Long the baby-of-the-family, Nicole sings the parenting praises of her sweet mom: “she’s such a fantastic mother.” But she’s definitely a Daddy’s girl. She recalls awakening him, complaining of an aching tummy. He grabbed a pillow and blanket and whisked his baby girl into the bathroom, lest she need to be there. “He was so invested. Like, we’re gonna do this.” In her reserved husband she has found someone as deeply caring as her gregarious father. She beams when she speaks of her favorite fellas: her dad, her hubby Scott, and their toddler son.

I visited her light-filled Montclair home on Sunday to catch up and glimpse little Quinn’s Halloween turn in engineer’s stripes. While the marathon-contemplating Nicole showered after a run, I was charmed by a 20-month old clearly delighted to be on the planet and reminisced with Scott about their wedding (a lovely, tender ceremony officiated by his aunt followed by a lively, super fun reception.) There wasn’t a dry eye in the chapel when Scott read the letter he’d written Nicole just days after their first date, proclaiming his love for her.

Scott’s favorite cuties: kindergartner Nikki and little QB.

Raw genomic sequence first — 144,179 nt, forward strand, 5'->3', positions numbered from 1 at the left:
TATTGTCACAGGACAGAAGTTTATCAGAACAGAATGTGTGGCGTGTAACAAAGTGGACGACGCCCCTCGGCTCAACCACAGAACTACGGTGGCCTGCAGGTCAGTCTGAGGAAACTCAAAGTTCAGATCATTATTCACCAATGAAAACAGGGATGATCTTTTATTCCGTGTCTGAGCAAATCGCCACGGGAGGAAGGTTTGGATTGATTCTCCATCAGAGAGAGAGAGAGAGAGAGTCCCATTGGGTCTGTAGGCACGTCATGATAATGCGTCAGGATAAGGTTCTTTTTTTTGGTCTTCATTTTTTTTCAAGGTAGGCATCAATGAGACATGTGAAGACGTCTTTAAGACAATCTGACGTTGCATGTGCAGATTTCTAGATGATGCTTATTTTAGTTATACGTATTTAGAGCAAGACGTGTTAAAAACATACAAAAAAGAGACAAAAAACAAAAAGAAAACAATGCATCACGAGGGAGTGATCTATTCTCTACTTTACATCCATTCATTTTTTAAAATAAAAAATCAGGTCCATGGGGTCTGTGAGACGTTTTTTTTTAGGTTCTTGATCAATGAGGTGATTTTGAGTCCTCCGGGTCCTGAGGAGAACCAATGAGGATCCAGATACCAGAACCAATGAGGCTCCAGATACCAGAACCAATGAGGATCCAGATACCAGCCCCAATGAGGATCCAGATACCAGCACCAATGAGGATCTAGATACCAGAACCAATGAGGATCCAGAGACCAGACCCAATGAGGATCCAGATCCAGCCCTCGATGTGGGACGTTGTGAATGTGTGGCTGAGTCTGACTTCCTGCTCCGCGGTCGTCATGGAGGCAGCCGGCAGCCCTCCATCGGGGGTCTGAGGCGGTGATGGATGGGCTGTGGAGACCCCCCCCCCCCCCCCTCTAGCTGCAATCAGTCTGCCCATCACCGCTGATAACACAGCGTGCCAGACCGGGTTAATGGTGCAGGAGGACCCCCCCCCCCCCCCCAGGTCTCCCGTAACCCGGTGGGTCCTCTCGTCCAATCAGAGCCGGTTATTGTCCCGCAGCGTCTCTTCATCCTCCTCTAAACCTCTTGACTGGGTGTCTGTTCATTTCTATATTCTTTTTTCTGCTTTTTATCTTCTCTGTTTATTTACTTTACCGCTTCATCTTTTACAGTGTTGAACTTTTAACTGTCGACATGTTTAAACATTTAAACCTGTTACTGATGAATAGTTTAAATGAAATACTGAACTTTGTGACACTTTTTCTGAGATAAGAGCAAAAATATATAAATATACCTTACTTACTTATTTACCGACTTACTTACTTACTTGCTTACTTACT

Donning a driving cap and aviators, Nicole bounded out, bussed the boys and headed with me to local favorite, Market for a baby-free brunch, a little dishing (we are former Essence colleagues after all) and venting about our social media phrasal pet peeves: for me, it’s the overused “-ista” suffix. For her it’s the prevailing “bornday” birthday greeting and the hashtag “fail” especially when preceded by the word “epic.”   But ultimately she shared her journey from Montreal to matrimony, motherhood and now, Ms. Mary Mack.

An interest in writing piqued in childhood by her storytelling father and 3rd grade teacher Mr. Polka, Nicole contributed to her college newspaper while studying Mass Communications and Psychology at Toronto’s York University.  She completed a four-year program in three years and upon graduation in 1994, she decided to go where the writers go, New York.  She didn’t quite “have the courage to say I want to write,” to be a journalist, so she took on a couple of PR internships, the first at TV’s Sally Jessy Raphael, then at The Terrie Williams Agency. Essence Magazine was a client of the agency and she eventually caught wind of an entry-level opening there. She assumed she blew the interview with a resume typo,”a direct route to exit,” but she prevailed and joined us in the fashion and beauty department. “It was a huge, huge thing for me,” she says. It shaped how I view my work. It was a great intro to magazines.”

In the days after an Essence exodus, she was pulled into working on an independent movie, doing makeup and securing wardrobe from Sal’s Army as she regrouped for the next career move. Then a quick stint with America’s Most Wanted,” dressing Criminals One and Four,” was actually fun, but she had to get back on track to writing.